• Screen Shot 2020-03-15 at 10.15.24 AMThe Wonder (2016) – An English nurse, Lib Wright, is sent to Ireland in 1859 to observe what many are calling a miracle and a medical anomoly. Eleven-year-old Anna O’Donnoll has seemingly survived for months without eating any food. Is she doing it for religious reasons? Her parents certainly believe she can survive without food; therefore, sounding alarm bells to many outsiders. As journalists descend on the village and people flock there in hopes of experiencing Anna’s miraculous power for themselves, things start to spiral out of control. With a bit of psychological thriller vibes, this book definetly made for an interesting read!
  3. C.S. Lewis – Clive Staple Lewis was born in Belfast, Ireland in 1898. When his mother died in 1908, he was sent to England for school. So maybe technically more British than Irish, I’m still including him as an Irish author!
    • The Chronicales of Narnia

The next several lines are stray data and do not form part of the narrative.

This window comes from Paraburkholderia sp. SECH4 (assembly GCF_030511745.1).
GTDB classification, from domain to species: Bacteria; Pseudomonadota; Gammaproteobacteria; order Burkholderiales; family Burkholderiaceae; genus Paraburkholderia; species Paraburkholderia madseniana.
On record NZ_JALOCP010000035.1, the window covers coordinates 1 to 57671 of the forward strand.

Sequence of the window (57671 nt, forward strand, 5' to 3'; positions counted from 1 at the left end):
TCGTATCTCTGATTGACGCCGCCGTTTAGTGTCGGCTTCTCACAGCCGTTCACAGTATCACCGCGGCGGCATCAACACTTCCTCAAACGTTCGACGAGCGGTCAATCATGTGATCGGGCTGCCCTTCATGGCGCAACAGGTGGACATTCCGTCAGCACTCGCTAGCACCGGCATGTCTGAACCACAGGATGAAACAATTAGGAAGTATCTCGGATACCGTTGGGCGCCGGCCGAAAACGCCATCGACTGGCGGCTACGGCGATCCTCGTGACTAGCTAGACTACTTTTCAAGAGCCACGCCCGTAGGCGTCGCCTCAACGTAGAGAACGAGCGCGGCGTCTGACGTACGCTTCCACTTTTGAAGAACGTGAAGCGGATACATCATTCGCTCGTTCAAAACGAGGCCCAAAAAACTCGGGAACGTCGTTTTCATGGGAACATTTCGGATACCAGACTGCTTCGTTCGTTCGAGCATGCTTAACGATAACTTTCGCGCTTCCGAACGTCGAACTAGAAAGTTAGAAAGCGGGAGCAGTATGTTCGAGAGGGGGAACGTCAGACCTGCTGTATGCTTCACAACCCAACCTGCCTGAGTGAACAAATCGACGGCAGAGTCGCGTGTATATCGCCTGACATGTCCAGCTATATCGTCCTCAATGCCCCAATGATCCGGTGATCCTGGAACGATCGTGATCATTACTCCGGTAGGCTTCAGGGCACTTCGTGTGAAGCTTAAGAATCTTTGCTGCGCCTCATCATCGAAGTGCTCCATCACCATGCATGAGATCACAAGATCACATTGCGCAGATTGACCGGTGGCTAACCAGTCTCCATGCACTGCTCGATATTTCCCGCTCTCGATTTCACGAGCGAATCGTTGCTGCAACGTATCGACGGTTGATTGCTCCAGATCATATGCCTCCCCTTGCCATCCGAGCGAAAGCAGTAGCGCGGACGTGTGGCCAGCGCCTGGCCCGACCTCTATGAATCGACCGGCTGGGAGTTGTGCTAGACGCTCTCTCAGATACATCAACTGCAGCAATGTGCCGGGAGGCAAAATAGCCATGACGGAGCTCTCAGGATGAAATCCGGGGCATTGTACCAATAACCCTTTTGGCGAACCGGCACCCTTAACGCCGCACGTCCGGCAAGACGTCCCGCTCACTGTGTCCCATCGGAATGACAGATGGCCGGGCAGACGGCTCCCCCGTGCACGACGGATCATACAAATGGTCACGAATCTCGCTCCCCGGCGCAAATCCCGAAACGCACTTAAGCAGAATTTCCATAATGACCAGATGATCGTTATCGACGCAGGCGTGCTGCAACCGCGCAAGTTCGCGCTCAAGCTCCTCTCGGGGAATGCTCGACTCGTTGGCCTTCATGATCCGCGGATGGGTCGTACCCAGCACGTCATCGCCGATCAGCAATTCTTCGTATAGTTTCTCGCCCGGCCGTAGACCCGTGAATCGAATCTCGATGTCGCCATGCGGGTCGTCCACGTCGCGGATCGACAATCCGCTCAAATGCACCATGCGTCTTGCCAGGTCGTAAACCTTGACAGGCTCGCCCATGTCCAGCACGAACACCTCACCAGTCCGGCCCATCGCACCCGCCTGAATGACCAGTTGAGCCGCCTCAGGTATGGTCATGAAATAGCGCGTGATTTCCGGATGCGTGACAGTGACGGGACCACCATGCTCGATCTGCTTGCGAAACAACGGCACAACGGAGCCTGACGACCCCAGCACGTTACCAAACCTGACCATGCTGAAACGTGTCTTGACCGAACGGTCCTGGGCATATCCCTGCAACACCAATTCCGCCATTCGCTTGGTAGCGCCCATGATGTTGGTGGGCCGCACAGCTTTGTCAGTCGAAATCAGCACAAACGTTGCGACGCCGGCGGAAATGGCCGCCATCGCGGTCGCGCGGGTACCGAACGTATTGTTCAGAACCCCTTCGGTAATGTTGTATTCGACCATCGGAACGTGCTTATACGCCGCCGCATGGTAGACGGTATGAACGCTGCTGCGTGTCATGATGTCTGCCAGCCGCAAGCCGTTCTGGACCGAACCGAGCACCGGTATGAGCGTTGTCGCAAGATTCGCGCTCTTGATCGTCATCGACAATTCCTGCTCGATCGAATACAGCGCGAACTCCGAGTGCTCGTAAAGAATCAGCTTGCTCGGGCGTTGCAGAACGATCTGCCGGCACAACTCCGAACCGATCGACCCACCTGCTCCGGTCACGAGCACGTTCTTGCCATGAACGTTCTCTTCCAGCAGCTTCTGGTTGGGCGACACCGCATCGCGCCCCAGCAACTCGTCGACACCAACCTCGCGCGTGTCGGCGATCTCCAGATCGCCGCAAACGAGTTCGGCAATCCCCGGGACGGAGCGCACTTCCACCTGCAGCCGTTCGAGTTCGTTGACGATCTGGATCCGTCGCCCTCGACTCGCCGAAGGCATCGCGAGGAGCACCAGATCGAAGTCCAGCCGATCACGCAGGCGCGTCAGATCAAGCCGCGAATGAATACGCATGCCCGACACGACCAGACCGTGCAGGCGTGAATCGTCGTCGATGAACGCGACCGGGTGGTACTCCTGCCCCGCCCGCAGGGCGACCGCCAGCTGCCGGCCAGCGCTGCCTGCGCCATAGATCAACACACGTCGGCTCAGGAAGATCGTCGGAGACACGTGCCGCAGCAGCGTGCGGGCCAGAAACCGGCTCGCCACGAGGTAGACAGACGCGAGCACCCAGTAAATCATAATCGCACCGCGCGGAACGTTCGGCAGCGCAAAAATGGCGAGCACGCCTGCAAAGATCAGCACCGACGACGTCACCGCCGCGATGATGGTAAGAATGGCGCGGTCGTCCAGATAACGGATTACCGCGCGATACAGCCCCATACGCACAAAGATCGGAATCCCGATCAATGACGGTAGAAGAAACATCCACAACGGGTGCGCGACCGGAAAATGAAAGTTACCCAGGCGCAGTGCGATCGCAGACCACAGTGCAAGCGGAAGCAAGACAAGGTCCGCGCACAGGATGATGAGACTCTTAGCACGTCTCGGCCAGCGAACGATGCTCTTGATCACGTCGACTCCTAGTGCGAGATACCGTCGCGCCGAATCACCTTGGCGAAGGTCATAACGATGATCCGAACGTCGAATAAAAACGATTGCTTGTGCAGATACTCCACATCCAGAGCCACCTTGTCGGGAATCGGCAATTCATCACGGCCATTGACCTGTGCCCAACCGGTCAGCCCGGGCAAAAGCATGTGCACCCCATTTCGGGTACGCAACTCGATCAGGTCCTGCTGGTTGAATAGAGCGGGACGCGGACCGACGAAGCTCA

• Screen Shot 2020-03-17 at 11.06.19 AMThe Lion, The Witch, and the Wardrobe (1950) – I think most people have heard of Lewis’ Chronicles of Narnia books, especially The Lion, The Witch, and the Wardrobe (even though it’s the second book in the collection). Narnia is an eternally frozen world centered around the common trope of good vs evil. I foun this book to be magical and unforgettable (Aslan!). (I wasn’t as enraptured by the first book in the series, The Magician’s Nephew, and stopped reading the series after The Lion, The Witch, and the Wardrobe.)
  4. Sally Rooney – Born in Castlebar, Ireland, Rooney seems to be one of those devisive authors that you either love or hate.
    • Screen Shot 2020-03-18 at 10.27.57 AMNormal People (2019) – This is actually Rooney’s sophomore novel, but the only book of hers I’ve read. I admit: I’m not the biggest fan of this book – though all the elements were there for a book I should love – something just didn’t work for me. Having said that, I think about it a lot (still after almost a year since reading it – and that really is a good sign of writing and plot development).
    • Screen Shot 2020-03-17 at 10.59.41 AMConversations With Friends (2017) – Rooney’s debut novel, but I haven’t read it and I’m not sure I will because of my opinion about Normal People.

 

 

  • And here are a few Irish authors/books I haven’t read yet, but am looking forward to doing so soon:Screen Shot 2020-03-18 at 10.39.53 AM